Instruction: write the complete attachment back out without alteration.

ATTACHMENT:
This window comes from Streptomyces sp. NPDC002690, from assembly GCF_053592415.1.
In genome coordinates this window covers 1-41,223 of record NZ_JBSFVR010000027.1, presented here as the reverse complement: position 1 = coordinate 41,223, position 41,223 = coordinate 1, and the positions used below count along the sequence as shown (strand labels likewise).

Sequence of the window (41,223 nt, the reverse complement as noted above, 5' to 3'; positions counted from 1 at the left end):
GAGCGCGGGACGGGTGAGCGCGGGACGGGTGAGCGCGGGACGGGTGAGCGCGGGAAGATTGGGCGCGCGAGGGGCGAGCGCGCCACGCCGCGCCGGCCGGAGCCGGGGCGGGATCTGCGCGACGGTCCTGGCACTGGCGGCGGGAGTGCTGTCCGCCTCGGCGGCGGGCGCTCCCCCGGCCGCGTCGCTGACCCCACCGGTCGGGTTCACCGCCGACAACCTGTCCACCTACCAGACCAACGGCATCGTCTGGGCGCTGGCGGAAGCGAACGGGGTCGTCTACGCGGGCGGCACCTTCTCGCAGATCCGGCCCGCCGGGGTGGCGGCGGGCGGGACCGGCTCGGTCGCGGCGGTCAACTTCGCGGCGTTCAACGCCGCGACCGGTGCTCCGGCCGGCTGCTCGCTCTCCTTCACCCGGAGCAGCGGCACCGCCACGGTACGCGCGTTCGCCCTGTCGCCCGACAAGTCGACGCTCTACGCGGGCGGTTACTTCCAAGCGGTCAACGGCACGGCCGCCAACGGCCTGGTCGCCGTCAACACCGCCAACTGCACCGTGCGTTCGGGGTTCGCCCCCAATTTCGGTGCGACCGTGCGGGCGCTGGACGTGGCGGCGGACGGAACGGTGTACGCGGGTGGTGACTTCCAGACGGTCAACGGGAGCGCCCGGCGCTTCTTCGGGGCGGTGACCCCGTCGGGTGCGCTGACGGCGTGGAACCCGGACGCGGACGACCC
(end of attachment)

This window comes from Streptomyces sp. NPDC002690, from assembly GCF_053592415.1.
In genome coordinates this window covers 1-41,223 of record NZ_JBSFVR010000027.1, presented here as the reverse complement: position 1 = coordinate 41,223, position 41,223 = coordinate 1, and the positions used below count along the sequence as shown (strand labels likewise).

Sequence of the window (41,223 nt, the reverse complement as noted above, 5' to 3'; positions counted from 1 at the left end):
GAGCGCGGGACGGGTGAGCGCGGGACGGGTGAGCGCGGGACGGGTGAGCGCGGGAAGATTGGGCGCGCGAGGGGCGAGCGCGCCACGCCGCGCCGGCCGGAGCCGGGGCGGGATCTGCGCGACGGTCCTGGCACTGGCGGCGGGAGTGCTGTCCGCCTCGGCGGCGGGCGCTCCCCCGGCCGCGTCGCTGACCCCACCGGTCGGGTTCACCGCCGACAACCTGTCCACCTACCAGACCAACGGCATCGTCTGGGCGCTGGCGGAAGCGAACGGGGTCGTCTACGCGGGCGGCACCTTCTCGCAGATCCGGCCCGCCGGGGTGGCGGCGGGCGGGACCGGCTCGGTCGCGGCGGTCAACTTCGCGGCGTTCAACGCCGCGACCGGTGCTCCGGCCGGCTGCTCGCTCTCCTTCACCCGGAGCAGCGGCACCGCCACGGTACGCGCGTTCGCCCTGTCGCCCGACAAGTCGACGCTCTACGCGGGCGGTTACTTCCAAGCGGTCAACGGCACGGCCGCCAACGGCCTGGTCGCCGTCAACACCGCCAACTGCACCGTGCGTTCGGGGTTCGCCCCCAATTTCGGTGCGACCGTGCGGGCGCTGGACGTGGCGGCGGACGGAACGGTGTACGCGGGTGGTGACTTCCAGACGGTCAACGGGAGCGCCCGGCGCTTCTTCGGGGCGGTGACCCCGTCGGGTGCGCTGACGGCGTGGAACCCGGACGCGGACGACCC